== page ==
Thursday, October 11, 2012

Writing Challenge BLG10.11.2012


A Risk I Took to Save Myself

Write about a time when you embarked upon something new and challenging, frightening, or even dangerous—as a way to find an answer, to rediscover something essential about yourself. Tell us about what you did—the adventure, the journey, the risks you took—what drove you there, and who you were when you emerged afterwards.

  1. Nancy Qualls-Collins
    Grade school through my junior year of high school was spent riding bikes and horses in the desert and mountains of west Texas and New Mexico. And of all my classmates and friends diving and having swimming races at Crystal Pool, the cool clear round pool that was large enough for a couple hundred bathers. That summer before my senior year my father’s job, as a retail window display designer, was transferred to Arizona. It was hot, dirty and most unfriendly. The high school kids were distant and the majority of them on drugs.

    That August we attended a family wedding in Indiana. My blonde, bubbly cousin, Connie (who is my age), set me up on a double blind date with my first love. My parents allowed me to remain in Indiana with my Aunt, Uncle, five cousins and fields of pigs and dairy cows. My parents and younger sister returned to the desert with plans to move up at the end of the school year.
    I had a new family, new school, new friends and a lot of animals.

    Some of the natives were not so friendly. A prospective girlfriend for my new boyfriend, and her friends, were not so welcoming and it took me time to determine who was friend or foe. I was made fun of for my Texas drawl and people stared at me. It was a small town and everyone knew I had arrived. If it were not for all my cousins, and having a well respected boyfriend, I fear I would have melted in the ice and snow. I learned about dealing with jealousy and benevolence to others feelings. My aunts and grandmother talked to me a lot and made it easy to reveal that which confused and frustrated me. It was impossible not to be happy around Connie.

    It was an adjustment to have so many ‘siblings’ with one bathroom and one car. There were cheer leading, choir and band practice, football and basketball games and family dinners interspersed with house and farm chores and dates. I shared a bed with Connie. My aunt and uncle were slightly more strict than my parents and required me get a Saturday part time job to help pay for my ancillary expenses. I never was forced to accept responsibility before. And Connie would do the grocery shopping while I worked developing films and sucking spittle in a dentists office.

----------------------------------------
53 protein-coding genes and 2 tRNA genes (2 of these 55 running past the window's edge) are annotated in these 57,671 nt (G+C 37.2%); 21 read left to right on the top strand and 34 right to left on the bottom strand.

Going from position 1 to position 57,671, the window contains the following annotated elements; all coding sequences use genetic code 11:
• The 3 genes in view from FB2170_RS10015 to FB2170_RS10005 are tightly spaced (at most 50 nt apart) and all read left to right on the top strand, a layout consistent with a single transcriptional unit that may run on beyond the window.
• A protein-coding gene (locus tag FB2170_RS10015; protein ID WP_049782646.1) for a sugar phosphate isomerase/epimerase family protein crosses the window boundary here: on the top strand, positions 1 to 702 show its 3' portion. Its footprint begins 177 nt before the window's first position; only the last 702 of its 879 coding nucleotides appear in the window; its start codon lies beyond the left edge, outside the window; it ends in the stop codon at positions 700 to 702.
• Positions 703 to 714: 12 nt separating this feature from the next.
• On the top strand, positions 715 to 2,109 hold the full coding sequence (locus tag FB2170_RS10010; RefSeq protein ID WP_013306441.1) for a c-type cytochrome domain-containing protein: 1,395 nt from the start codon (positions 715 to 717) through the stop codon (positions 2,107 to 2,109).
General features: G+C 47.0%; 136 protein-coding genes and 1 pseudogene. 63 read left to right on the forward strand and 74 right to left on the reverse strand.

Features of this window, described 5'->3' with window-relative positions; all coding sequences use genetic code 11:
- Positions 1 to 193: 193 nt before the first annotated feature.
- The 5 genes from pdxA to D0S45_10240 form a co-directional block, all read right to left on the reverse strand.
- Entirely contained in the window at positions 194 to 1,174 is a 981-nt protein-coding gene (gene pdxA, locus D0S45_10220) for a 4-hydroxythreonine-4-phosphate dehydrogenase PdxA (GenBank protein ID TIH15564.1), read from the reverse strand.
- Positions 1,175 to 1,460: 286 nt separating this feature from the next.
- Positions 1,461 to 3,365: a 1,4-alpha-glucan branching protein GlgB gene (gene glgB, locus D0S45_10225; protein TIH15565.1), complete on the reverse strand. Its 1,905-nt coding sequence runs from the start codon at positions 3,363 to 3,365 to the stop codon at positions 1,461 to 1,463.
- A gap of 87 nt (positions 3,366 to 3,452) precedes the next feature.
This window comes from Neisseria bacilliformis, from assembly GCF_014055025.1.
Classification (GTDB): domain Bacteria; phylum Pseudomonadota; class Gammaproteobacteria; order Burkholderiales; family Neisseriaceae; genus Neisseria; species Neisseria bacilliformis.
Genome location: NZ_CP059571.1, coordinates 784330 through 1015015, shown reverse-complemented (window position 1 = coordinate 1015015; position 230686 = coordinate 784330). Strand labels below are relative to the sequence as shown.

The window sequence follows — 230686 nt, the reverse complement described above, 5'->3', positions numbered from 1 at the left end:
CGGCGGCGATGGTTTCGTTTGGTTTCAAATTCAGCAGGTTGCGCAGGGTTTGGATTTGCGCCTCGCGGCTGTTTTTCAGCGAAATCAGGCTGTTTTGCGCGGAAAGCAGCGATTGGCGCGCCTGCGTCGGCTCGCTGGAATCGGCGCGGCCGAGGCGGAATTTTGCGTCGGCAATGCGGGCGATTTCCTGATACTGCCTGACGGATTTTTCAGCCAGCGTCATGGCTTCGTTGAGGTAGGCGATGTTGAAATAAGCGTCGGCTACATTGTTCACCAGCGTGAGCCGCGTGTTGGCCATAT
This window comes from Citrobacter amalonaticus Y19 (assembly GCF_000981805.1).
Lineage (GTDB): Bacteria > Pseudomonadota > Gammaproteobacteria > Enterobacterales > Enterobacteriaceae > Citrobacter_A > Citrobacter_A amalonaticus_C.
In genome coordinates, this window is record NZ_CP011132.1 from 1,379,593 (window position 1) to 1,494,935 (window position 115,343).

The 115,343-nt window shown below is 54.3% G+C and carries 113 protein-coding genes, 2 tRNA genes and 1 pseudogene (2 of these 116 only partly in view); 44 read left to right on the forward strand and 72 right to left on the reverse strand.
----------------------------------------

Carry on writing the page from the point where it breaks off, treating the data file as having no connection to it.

The whole experience was a true adventure, especially for one so young. I am thankful for learning responsibility for family, the animals and my life, and for communicating with my family both near and far. Most of all the massive, unconditional love and friendship of all my relatives after living in the desert with only my immediate family.

    • Ilana
      Nancy- What a beautiful story. I love how you showed us the range of relationships and emotions; the distance of the other students, the unfriendliness of those who laughed at your drawl and finally the support you got from you family and boyfriend. A sweet story and well written. IM
      Laura Davis
      Nancy, it sounds like a wonderful, growing time in your life despite the challenges. Thanks for sharing this moving story with us.

Friday, October 5, 2012

Facing Dead Ends

An essay about a time that was true in life when you faced a dead end-but you really didn't

Those of us known as baby boomers were raised in a transitional period. Shorty after mid-twentieth century a “COMMA” marks the delineation of the life of our grandparents and parents and the new life that we baby boomers would learn to live.

Our fathers went to work and stayed at the same job for their entire working career. Life was good, a man would come home to greet his family, have a nice dinner and have a relaxing evening watching television and/or reading the newspaper. The men expected to have higher education were doctors and lawyers. That was until mid-century when employers started requiring man have a degree…COMMA...

Our mothers raised us to be housewives, homemakers and mothers. We were children of the “white picket fence” era. A girl would marry her high school sweetheart, or the guy she ended that summer after graduation with. We had every reason to believe we would carry on as our Mothers, Aunts and Grandmothers, keeping the home and raising the children.   In the 50′s and early 60′s we did not expect we would ever have to go to college, or even work once we started a family... …COMMA…

Two things happened to women. One, women’s lib and the concept that we no longer needed to be obligated to our husband’s for our living. Previously the men earned, and usually handled the money. Women started working and we were suddenly given the freedom to think and live our own lives…COMMA…

Two, society evolved and it became necessary for women, as well as the men, to work in order to survive in a reasonably comfortable way. Those of us born in the early 1950′s were brought up thinking we would live a life like our mother’s, and in high school when the counselor asked us which path we planned to follow, the standard or the college curriculum, we chose the standard. Little did we know that within a few years we would need a college degree in order to be “successful”. Women hit “the brick wall” the hardest because we were forced to make the biggest changes, maintain our home and family plus sustain a career.  But we baby boomer ladies broke through “the brick wall” and, not only became mothers and homemakers, became successful career women.